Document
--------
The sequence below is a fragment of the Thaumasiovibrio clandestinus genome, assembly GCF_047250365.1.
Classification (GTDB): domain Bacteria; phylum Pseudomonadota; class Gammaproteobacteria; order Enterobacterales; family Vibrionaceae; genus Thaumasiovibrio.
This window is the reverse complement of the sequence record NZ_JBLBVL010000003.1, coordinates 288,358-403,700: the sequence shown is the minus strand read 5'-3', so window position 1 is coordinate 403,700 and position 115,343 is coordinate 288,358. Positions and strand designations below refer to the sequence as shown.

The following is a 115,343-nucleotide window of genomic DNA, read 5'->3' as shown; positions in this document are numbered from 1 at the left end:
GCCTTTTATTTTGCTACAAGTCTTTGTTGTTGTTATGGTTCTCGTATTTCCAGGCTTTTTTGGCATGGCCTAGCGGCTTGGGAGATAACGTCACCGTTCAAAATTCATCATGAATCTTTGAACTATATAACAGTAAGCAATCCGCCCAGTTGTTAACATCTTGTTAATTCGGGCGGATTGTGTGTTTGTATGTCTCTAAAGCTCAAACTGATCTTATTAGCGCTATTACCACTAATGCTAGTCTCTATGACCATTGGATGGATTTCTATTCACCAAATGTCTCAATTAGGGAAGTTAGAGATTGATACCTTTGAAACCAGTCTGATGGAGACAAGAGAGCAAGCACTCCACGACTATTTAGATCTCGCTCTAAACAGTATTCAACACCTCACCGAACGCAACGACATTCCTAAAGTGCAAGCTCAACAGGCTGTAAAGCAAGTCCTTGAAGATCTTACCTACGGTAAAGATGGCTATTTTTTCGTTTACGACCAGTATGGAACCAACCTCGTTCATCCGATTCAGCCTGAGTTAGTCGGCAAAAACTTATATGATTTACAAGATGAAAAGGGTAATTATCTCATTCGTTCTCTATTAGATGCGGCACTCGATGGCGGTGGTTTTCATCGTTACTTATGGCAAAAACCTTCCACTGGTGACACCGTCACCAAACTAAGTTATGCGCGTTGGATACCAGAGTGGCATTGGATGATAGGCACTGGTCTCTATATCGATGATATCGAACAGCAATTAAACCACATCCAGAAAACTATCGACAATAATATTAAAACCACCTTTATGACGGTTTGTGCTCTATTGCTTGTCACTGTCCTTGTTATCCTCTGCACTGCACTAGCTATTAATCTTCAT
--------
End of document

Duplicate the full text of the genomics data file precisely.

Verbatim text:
The sequence below is a fragment of the Thaumasiovibrio clandestinus genome, assembly GCF_047250365.1.
Classification (GTDB): domain Bacteria; phylum Pseudomonadota; class Gammaproteobacteria; order Enterobacterales; family Vibrionaceae; genus Thaumasiovibrio.
This window is the reverse complement of the sequence record NZ_JBLBVL010000003.1, coordinates 288,358-403,700: the sequence shown is the minus strand read 5'-3', so window position 1 is coordinate 403,700 and position 115,343 is coordinate 288,358. Positions and strand designations below refer to the sequence as shown.

The following is a 115,343-nucleotide window of genomic DNA, read 5'->3' as shown; positions in this document are numbered from 1 at the left end:
GCCTTTTATTTTGCTACAAGTCTTTGTTGTTGTTATGGTTCTCGTATTTCCAGGCTTTTTTGGCATGGCCTAGCGGCTTGGGAGATAACGTCACCGTTCAAAATTCATCATGAATCTTTGAACTATATAACAGTAAGCAATCCGCCCAGTTGTTAACATCTTGTTAATTCGGGCGGATTGTGTGTTTGTATGTCTCTAAAGCTCAAACTGATCTTATTAGCGCTATTACCACTAATGCTAGTCTCTATGACCATTGGATGGATTTCTATTCACCAAATGTCTCAATTAGGGAAGTTAGAGATTGATACCTTTGAAACCAGTCTGATGGAGACAAGAGAGCAAGCACTCCACGACTATTTAGATCTCGCTCTAAACAGTATTCAACACCTCACCGAACGCAACGACATTCCTAAAGTGCAAGCTCAACAGGCTGTAAAGCAAGTCCTTGAAGATCTTACCTACGGTAAAGATGGCTATTTTTTCGTTTACGACCAGTATGGAACCAACCTCGTTCATCCGATTCAGCCTGAGTTAGTCGGCAAAAACTTATATGATTTACAAGATGAAAAGGGTAATTATCTCATTCGTTCTCTATTAGATGCGGCACTCGATGGCGGTGGTTTTCATCGTTACTTATGGCAAAAACCTTCCACTGGTGACACCGTCACCAAACTAAGTTATGCGCGTTGGATACCAGAGTGGCATTGGATGATAGGCACTGGTCTCTATATCGATGATATCGAACAGCAATTAAACCACATCCAGAAAACTATCGACAATAATATTAAAACCACCTTTATGACGGTTTGTGCTCTATTGCTTGTCACTGTCCTTGTTATCCTCTGCACTGCACTAGCTATTAATCTTCAT